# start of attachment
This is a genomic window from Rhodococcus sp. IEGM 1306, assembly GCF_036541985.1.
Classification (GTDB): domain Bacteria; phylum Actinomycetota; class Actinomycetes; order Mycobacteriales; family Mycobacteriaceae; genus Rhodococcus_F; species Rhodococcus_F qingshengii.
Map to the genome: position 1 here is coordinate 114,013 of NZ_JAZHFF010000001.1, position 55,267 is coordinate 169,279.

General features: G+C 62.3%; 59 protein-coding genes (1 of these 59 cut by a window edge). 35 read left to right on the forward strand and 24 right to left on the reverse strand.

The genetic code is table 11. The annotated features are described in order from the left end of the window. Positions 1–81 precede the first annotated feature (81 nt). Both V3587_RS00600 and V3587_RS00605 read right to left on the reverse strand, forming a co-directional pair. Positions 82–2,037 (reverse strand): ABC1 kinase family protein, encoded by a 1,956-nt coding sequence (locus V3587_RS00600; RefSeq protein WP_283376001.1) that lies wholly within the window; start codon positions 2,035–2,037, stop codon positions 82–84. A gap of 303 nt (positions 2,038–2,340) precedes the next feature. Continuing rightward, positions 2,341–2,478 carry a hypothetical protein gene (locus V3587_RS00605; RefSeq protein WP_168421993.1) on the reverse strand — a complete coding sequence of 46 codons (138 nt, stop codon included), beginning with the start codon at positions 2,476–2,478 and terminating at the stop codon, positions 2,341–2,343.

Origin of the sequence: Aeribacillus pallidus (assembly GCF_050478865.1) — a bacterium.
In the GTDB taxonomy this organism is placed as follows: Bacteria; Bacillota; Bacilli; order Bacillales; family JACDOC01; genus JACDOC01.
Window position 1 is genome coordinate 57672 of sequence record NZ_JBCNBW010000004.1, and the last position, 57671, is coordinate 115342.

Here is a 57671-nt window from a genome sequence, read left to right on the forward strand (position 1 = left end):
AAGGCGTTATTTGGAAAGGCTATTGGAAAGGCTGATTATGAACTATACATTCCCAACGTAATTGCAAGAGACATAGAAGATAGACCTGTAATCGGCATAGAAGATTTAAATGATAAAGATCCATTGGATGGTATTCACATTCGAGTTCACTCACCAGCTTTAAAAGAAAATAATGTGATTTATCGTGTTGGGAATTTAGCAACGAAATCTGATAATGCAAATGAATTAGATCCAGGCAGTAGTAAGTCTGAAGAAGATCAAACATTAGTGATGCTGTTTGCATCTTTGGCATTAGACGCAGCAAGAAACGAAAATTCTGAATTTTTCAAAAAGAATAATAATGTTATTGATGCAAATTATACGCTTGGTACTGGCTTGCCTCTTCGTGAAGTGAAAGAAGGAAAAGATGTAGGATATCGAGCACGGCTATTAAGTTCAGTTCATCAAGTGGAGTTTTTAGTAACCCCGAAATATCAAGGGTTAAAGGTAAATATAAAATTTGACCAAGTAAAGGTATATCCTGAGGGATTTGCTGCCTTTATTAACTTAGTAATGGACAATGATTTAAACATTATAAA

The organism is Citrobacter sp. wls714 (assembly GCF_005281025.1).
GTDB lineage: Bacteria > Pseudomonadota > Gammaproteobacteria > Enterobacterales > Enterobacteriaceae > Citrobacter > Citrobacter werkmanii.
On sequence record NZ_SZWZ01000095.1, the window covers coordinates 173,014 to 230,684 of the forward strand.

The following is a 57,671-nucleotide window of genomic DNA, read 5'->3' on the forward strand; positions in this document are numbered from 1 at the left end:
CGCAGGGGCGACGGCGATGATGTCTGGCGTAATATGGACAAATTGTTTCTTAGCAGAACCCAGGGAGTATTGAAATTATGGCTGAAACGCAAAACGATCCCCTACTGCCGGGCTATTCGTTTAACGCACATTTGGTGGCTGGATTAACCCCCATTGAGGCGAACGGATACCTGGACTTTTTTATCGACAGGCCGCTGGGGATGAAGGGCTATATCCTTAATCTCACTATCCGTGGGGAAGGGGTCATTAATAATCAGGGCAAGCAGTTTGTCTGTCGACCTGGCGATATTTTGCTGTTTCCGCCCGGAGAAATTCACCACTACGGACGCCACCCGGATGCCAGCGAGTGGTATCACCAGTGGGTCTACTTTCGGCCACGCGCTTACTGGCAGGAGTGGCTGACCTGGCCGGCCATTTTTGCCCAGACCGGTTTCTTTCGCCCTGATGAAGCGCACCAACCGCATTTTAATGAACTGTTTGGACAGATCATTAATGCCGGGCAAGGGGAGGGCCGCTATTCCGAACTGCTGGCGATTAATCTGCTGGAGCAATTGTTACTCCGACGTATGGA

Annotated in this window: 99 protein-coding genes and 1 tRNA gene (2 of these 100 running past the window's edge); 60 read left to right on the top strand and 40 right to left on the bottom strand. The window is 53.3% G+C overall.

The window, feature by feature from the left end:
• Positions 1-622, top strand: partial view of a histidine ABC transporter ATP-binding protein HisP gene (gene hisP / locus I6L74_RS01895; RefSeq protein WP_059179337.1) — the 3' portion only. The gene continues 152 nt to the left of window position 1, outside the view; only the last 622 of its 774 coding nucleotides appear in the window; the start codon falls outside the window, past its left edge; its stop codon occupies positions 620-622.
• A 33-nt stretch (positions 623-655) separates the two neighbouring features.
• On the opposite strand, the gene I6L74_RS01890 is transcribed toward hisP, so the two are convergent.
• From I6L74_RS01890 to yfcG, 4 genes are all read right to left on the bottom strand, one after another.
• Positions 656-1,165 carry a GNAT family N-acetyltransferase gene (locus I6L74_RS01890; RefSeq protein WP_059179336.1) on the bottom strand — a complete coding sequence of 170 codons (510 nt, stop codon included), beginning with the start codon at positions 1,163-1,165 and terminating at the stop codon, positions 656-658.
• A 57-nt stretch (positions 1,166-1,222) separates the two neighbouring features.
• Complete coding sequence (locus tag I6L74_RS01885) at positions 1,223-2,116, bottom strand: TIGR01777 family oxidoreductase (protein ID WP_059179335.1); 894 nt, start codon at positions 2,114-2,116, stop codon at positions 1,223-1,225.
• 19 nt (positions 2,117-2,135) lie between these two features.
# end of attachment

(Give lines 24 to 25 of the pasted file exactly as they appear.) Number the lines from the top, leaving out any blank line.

• Complete coding sequence (locus tag I6L74_RS01885) at positions 1,223-2,116, bottom strand: TIGR01777 family oxidoreductase (protein ID WP_059179335.1); 894 nt, start codon at positions 2,114-2,116, stop codon at positions 1,223-1,225.
• 19 nt (positions 2,117-2,135) lie between these two features.